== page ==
Apple Inc. will likely absorb losses resulting from the threatened 25 percent tariffs on its iPhones rather than raising the prices of a product that accounts for most of its revenue. The earliest the new Trump tariffs will take effect will be June 24.
Analysts expect around a 14 percent increase in the prices of the next iPhones should the Trump administration go ahead with its threat to slap 25 percent tariffs on the remaining $300 billion worth of goods imported from China. This batch includes the electronic components needed to assemble iPhones. Apple AirPods and Apple Watches are not covered by the additional tariffs, however.
Analysts concur Apple will need to raise iPhone prices substantially to offset the higher costs of parts. J.P. Morgan estimates a price increase of 14 percent will be required to absorb the impact of a 25 percent tariff hike, "keeping margin dollars for all players in the supply chain constant."
It said the costs of making and selling the iPhone XS with no tariffs comes to about $1,000. This selling price will spike to at least $1,142 with the 25 percent tariff on China-made parts.
J.P. Morgan believes Apple is more likely to absorb the cost of tariffs and take a hit to its earnings rather than raise iPhone prices. It estimates a total iPhone gross margin decrease of 4 percent if Apple doesn't pass the tariff costs on to customers.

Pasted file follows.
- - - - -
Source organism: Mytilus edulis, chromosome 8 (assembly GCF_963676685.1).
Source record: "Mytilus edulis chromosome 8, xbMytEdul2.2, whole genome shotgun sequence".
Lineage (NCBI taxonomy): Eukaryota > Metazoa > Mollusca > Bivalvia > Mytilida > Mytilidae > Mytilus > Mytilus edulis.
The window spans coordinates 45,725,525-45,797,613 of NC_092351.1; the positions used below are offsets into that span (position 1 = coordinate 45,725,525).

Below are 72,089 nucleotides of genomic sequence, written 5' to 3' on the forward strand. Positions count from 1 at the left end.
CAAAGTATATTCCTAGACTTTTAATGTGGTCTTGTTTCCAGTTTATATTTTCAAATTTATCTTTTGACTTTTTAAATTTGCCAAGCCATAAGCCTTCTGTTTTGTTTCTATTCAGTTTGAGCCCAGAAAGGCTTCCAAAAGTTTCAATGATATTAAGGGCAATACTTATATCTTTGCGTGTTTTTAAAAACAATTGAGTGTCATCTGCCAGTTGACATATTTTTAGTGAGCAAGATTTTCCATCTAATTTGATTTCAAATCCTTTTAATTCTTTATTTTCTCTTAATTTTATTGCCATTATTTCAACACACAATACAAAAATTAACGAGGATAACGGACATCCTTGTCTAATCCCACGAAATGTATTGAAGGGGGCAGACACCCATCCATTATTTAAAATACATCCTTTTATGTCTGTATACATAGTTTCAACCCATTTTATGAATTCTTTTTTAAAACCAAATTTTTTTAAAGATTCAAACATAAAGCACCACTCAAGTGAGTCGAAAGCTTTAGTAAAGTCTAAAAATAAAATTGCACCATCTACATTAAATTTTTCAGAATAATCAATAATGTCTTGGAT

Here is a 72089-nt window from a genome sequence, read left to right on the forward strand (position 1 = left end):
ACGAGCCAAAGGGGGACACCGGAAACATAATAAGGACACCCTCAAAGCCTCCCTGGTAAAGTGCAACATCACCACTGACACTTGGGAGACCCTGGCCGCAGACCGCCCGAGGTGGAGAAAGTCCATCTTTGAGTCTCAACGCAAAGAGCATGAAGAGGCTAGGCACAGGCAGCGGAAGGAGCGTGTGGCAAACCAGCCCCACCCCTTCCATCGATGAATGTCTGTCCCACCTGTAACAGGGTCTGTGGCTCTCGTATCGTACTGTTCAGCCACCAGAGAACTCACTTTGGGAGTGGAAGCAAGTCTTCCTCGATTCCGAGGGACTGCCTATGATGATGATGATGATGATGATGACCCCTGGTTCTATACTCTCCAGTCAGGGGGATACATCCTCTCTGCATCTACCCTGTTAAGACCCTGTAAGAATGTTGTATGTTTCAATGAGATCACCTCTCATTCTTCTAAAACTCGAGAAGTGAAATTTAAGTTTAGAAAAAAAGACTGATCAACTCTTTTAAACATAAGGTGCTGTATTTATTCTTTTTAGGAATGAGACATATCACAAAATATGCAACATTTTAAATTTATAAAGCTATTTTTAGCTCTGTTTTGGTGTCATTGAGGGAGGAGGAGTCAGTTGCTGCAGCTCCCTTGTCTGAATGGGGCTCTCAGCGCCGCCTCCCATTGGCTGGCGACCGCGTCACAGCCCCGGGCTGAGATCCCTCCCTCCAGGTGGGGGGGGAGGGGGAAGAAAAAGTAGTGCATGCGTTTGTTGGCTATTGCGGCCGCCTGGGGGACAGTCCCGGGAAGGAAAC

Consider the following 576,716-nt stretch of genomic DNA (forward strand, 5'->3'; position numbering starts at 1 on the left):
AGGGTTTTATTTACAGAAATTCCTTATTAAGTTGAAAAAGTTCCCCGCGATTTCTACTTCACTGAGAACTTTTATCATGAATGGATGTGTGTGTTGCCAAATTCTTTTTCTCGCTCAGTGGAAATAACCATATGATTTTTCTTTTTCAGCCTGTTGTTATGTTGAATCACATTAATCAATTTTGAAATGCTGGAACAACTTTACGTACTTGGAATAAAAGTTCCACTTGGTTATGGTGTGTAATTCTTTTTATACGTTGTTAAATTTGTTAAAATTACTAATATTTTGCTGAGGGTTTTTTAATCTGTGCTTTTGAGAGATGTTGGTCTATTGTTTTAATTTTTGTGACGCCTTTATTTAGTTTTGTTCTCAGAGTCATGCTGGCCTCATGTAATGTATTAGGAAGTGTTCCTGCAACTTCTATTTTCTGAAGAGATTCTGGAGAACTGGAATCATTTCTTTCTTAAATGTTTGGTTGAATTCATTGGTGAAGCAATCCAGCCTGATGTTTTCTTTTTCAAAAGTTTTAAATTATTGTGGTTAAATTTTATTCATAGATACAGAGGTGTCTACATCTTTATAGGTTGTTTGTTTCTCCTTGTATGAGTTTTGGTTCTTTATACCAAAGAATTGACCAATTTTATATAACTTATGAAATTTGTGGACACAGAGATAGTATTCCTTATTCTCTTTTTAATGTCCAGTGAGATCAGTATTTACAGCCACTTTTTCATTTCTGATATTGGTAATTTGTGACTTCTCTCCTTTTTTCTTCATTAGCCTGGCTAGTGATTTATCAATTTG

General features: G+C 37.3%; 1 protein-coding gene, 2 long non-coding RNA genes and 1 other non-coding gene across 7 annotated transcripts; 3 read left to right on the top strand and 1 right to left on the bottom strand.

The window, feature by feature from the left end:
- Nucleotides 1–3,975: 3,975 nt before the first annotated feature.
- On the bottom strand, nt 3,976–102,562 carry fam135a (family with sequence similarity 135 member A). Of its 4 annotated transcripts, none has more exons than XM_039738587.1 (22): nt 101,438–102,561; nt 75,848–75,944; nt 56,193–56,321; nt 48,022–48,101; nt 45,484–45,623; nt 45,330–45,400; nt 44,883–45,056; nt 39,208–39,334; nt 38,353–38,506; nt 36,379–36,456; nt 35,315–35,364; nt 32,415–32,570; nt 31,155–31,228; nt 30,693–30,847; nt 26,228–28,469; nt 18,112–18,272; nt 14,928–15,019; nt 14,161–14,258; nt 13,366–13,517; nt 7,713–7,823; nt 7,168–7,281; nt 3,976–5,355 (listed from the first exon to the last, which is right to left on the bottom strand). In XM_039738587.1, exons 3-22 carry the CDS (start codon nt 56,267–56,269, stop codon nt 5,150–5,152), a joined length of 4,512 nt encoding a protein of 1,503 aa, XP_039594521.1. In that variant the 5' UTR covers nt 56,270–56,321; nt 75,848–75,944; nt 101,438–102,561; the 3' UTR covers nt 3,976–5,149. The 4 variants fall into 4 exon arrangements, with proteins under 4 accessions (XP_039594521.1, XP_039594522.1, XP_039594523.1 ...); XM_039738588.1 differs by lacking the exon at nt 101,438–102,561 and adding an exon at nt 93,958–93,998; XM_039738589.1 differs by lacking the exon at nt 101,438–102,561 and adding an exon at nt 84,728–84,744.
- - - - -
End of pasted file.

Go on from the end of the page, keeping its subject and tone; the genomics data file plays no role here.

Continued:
In the second quarter of fiscal year 2019, Apple generated 53.5 percent of its revenue from iPhone sales.
"It's (wrong) to think the cost of the iPhone will simply rise 25 percent," said Tim Bajarin at Creative Strategies, a tech industry analysis firm. "Certain pieces indicate a cost but schedule doesn't directly go after the phones. We don't know what the cost of those components are, and we won't unless Apple clarifies that."
Moving iPhone production to the U.S. is an even worse option. Bank of America Merrill Lynch estimates a 20 percent price increase if 100 percent of the iPhone is manufactured in the U.S.
"We estimate the incremental cost of manufacturing iPhones in the U.S. could be 15-25 percent, and, if passed on to consumers could lead to demand destruction, in our view," said Bank of America in a note to investors.
The Office of the U.S. Trade Representative formally began the process of approving these new tariffs on Monday.